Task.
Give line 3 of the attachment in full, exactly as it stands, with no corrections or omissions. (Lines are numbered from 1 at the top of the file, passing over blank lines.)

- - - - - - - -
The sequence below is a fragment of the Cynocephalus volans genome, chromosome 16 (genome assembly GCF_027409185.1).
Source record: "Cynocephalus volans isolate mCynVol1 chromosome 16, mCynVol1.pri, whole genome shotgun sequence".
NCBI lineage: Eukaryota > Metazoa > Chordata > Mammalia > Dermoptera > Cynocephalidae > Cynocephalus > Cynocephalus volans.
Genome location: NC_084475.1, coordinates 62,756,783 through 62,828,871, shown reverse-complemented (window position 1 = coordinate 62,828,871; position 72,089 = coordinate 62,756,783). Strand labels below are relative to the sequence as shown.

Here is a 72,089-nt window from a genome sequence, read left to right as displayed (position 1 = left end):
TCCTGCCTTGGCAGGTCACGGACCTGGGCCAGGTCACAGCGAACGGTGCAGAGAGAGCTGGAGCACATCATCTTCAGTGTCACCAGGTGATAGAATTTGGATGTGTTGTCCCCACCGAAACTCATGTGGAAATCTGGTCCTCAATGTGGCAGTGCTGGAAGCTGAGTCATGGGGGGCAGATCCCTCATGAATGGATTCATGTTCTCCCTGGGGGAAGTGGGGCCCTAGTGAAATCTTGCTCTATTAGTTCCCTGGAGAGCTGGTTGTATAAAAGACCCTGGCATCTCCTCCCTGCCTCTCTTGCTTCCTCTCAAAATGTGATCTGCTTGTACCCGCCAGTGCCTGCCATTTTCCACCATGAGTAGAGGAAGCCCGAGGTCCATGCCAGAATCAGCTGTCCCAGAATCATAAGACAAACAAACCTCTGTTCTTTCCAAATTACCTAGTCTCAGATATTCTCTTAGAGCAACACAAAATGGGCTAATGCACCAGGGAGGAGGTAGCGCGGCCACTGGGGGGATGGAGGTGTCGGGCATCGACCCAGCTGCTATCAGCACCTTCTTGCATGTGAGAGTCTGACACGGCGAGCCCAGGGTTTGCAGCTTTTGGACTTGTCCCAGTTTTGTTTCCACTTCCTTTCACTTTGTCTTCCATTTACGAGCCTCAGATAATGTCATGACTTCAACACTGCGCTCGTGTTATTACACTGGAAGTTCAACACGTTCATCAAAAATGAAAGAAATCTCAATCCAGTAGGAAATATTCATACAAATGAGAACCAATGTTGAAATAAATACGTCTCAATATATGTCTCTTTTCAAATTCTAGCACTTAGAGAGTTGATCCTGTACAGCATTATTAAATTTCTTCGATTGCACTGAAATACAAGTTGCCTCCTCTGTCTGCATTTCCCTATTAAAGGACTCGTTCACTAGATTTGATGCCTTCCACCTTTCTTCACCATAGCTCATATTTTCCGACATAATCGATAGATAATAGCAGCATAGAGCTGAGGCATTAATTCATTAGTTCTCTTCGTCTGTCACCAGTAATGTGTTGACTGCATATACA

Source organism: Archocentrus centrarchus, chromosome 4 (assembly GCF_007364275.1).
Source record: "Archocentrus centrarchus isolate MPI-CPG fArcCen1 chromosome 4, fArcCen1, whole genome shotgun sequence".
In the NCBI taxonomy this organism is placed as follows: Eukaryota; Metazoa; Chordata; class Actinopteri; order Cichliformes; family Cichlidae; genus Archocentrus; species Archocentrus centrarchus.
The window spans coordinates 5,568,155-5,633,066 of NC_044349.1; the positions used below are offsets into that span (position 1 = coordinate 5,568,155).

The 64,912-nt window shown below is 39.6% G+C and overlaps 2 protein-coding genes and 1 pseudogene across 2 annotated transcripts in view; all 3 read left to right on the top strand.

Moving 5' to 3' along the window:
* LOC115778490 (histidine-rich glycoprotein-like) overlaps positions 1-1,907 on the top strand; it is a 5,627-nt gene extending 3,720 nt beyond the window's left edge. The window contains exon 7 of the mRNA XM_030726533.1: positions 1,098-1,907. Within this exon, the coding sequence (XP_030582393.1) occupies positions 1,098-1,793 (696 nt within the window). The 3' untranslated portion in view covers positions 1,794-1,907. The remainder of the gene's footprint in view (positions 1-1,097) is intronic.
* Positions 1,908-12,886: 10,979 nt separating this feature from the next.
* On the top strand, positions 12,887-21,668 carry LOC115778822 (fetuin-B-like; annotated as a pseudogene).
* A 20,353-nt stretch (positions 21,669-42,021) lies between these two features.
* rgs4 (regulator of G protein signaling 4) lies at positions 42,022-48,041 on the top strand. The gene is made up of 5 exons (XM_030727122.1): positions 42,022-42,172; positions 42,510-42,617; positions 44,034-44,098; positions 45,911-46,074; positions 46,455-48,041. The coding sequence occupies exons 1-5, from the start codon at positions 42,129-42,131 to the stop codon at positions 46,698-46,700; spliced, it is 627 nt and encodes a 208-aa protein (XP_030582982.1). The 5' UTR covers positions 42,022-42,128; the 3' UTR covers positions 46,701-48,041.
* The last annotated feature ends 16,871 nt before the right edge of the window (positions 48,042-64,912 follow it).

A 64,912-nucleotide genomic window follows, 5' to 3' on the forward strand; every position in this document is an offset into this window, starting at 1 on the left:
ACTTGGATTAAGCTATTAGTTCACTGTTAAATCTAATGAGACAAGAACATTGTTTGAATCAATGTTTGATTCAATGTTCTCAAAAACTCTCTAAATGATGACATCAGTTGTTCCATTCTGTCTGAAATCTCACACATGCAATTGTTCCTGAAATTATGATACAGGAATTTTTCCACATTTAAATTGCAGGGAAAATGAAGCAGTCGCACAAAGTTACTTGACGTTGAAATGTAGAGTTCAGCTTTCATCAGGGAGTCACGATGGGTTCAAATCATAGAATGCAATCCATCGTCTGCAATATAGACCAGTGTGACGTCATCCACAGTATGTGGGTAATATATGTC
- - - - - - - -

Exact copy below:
NCBI lineage: Eukaryota > Metazoa > Chordata > Mammalia > Dermoptera > Cynocephalidae > Cynocephalus > Cynocephalus volans.